I think the most important part of that is that the driving section of the blade in auto is reduced, the dragging section increases and at high speed, Nr cannot be maintained. Hence the Vne in auto for many helicopters.
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Old 27th Jun 2017, 21:29
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Originally Posted by [email protected] View Post
I think the most important part of that is that the driving section of the blade in auto is reduced, the dragging section increases and at high speed, Nr cannot be maintained. Hence the Vne in auto for many helicopters.
I think the most important thing is that you look out the window, whilst modulating the collective to maintain Nr. Checking your density altitude and working out he Vne is low on the list of priorities.....
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Old 27th Jun 2017, 21:31
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Originally Posted by JohnDixson View Post
Hold on,212, the 76 Project pilot will be along with the whole story!
Thanks John - look forward to it! Must be time for a few more cold ones!
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Old 27th Jun 2017, 22:04
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I wrote the Vne Auto chart for the S-76! It is a fine story in itself, and I think it illustrates the randomness of Vne determination.

The FAA requires that you must have Longitudinal Static Stability (LSS), where the stick position for any speed must be ahead of a lesser speed. This makes sense to any pilot, but the way it is tested makes little sense. The Normal pilot trims to a speed and notes the stick position, then flies to a new speed and sees that the stick position is a bit forward of the previous point and he is happy. The FAA (and their European friends) however do it by settling to a speed, and then advancing 20 knots without increasing power or collective pitch. They then check the stick position at the new faster speed (and fail to note that the new speed has created a 1500 fpm descent) and find that it is at the same place or even (heaven forbid) a little behind the slower point. They then declare that the aircraft has the dreaded negative static stability and must be banished. The fact that the screaming descent creates a large horizontal tail angle that pushes the nose down and forces the stick back completely escapes their sharp eyes.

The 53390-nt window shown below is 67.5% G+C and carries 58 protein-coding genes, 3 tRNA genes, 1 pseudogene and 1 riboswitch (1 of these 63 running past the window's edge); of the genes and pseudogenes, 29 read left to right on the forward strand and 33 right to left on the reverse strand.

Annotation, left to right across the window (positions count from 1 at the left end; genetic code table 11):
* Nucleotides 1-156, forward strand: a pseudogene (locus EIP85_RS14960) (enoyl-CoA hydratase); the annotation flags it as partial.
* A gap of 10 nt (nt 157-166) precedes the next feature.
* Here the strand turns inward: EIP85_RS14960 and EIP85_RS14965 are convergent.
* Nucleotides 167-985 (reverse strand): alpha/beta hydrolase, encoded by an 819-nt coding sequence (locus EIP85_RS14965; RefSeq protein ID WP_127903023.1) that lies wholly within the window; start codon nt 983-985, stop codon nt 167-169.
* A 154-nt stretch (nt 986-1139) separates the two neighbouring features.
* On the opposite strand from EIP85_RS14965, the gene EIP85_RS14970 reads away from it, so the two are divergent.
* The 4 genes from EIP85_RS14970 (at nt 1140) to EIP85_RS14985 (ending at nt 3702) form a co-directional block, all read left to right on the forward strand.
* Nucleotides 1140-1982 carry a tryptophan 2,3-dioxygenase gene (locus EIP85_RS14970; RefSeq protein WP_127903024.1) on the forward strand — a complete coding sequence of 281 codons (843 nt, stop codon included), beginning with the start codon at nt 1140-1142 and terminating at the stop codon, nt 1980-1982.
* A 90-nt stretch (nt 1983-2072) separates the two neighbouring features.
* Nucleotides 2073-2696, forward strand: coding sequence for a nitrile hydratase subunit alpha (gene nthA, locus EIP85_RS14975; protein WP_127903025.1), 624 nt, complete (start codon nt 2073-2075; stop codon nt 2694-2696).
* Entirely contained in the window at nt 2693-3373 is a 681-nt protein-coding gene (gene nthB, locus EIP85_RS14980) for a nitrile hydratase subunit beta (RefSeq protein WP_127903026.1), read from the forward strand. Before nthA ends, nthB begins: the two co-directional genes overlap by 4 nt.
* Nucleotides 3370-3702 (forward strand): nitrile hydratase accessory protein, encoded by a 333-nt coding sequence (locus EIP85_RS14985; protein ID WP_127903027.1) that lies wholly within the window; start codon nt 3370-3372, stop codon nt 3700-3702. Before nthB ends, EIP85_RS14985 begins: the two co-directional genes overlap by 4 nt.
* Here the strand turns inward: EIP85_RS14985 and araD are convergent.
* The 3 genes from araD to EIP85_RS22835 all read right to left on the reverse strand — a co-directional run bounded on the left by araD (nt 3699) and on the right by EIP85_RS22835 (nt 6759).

Now back to the S-76. In the cookbook LSS test in a autorotation, you must trim to .9 times Autorotation Vne and then push to 1.1 times autorotation Vne and if the stick comes back, you have a problem. I was the guy who found out that 1) the FAA has no rules on what the auto Vne must be and 2) at 136 knots or slower, the LSS stick check worked well. As a result, a fine Sikorsky engineer (Dick McCucheon) and I wrote that Auto Vne chart on a piece of paper and it became the new placard. John Dixson was in the back with a cup of coffee, laughing too hard to help, as I recall.
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Old 27th Jun 2017, 22:13
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I thought the PBA sorted that out? Oh well, I spent many an hour in the cruise gazing at the placard thinking WTF?
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Old 28th Jun 2017, 02:05
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Good on you, 212man! The PBA did help that case, its contribution was included in the comment I made. The stroke of that Pitch Bias Actuator was not quite enough to fully cancel out the effects of the descent on the horizontal tail. This whole tale is told in 29.175 (bad pun intended).
The problem is that these rules were written when a typical helo Vne was 100 knots, so a .7 to 1.1 Vne stick check went from 70 knots to 110 knots. When Vne is 155 knots, the check goes from 108 Knots to 139 knots to 171 knots. The much bigger speed change brings on a much bigger descent, so the "level flight" check trimmed at 139 knots yielded a 1500 fpm climb at 108 and a 1800 fpm dive at 171!

Last edited by NickLappos; 28th Jun 2017 at 15:23.